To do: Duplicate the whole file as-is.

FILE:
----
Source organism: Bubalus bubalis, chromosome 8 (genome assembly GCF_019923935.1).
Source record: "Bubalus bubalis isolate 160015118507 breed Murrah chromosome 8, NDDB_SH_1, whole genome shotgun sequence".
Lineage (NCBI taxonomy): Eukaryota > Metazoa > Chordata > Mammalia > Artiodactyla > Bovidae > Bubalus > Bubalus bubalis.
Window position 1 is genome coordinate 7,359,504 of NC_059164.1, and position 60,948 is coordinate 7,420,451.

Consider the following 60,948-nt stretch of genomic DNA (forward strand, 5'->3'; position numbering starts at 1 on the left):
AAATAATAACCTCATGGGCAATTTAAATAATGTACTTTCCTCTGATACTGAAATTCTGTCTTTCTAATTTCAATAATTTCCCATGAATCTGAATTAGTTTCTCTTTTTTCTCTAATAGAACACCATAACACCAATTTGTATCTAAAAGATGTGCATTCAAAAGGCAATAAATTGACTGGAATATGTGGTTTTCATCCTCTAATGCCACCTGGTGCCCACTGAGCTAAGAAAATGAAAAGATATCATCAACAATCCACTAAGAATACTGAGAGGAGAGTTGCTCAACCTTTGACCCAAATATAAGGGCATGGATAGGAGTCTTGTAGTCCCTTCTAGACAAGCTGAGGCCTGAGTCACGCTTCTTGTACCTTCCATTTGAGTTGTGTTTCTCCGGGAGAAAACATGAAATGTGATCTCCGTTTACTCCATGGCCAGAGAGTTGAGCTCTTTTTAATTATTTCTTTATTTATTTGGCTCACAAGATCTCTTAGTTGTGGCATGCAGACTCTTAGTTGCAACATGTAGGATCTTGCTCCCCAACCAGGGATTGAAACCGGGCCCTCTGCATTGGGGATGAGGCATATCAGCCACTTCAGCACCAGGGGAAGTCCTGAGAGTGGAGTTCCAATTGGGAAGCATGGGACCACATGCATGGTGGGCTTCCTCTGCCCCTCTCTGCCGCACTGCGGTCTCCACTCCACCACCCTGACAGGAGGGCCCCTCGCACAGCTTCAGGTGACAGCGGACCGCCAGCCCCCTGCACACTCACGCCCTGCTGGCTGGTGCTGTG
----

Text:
Source organism: Bubalus bubalis, chromosome 8 (genome assembly GCF_019923935.1).
Source record: "Bubalus bubalis isolate 160015118507 breed Murrah chromosome 8, NDDB_SH_1, whole genome shotgun sequence".
Lineage (NCBI taxonomy): Eukaryota > Metazoa > Chordata > Mammalia > Artiodactyla > Bovidae > Bubalus > Bubalus bubalis.
Window position 1 is genome coordinate 7,359,504 of NC_059164.1, and position 60,948 is coordinate 7,420,451.

Consider the following 60,948-nt stretch of genomic DNA (forward strand, 5'->3'; position numbering starts at 1 on the left):
AAATAATAACCTCATGGGCAATTTAAATAATGTACTTTCCTCTGATACTGAAATTCTGTCTTTCTAATTTCAATAATTTCCCATGAATCTGAATTAGTTTCTCTTTTTTCTCTAATAGAACACCATAACACCAATTTGTATCTAAAAGATGTGCATTCAAAAGGCAATAAATTGACTGGAATATGTGGTTTTCATCCTCTAATGCCACCTGGTGCCCACTGAGCTAAGAAAATGAAAAGATATCATCAACAATCCACTAAGAATACTGAGAGGAGAGTTGCTCAACCTTTGACCCAAATATAAGGGCATGGATAGGAGTCTTGTAGTCCCTTCTAGACAAGCTGAGGCCTGAGTCACGCTTCTTGTACCTTCCATTTGAGTTGTGTTTCTCCGGGAGAAAACATGAAATGTGATCTCCGTTTACTCCATGGCCAGAGAGTTGAGCTCTTTTTAATTATTTCTTTATTTATTTGGCTCACAAGATCTCTTAGTTGTGGCATGCAGACTCTTAGTTGCAACATGTAGGATCTTGCTCCCCAACCAGGGATTGAAACCGGGCCCTCTGCATTGGGGATGAGGCATATCAGCCACTTCAGCACCAGGGGAAGTCCTGAGAGTGGAGTTCCAATTGGGAAGCATGGGACCACATGCATGGTGGGCTTCCTCTGCCCCTCTCTGCCGCACTGCGGTCTCCACTCCACCACCCTGACAGGAGGGCCCCTCGCACAGCTTCAGGTGACAGCGGACCGCCAGCCCCCTGCACACTCACGCCCTGCTGGCTGGTGCTGTG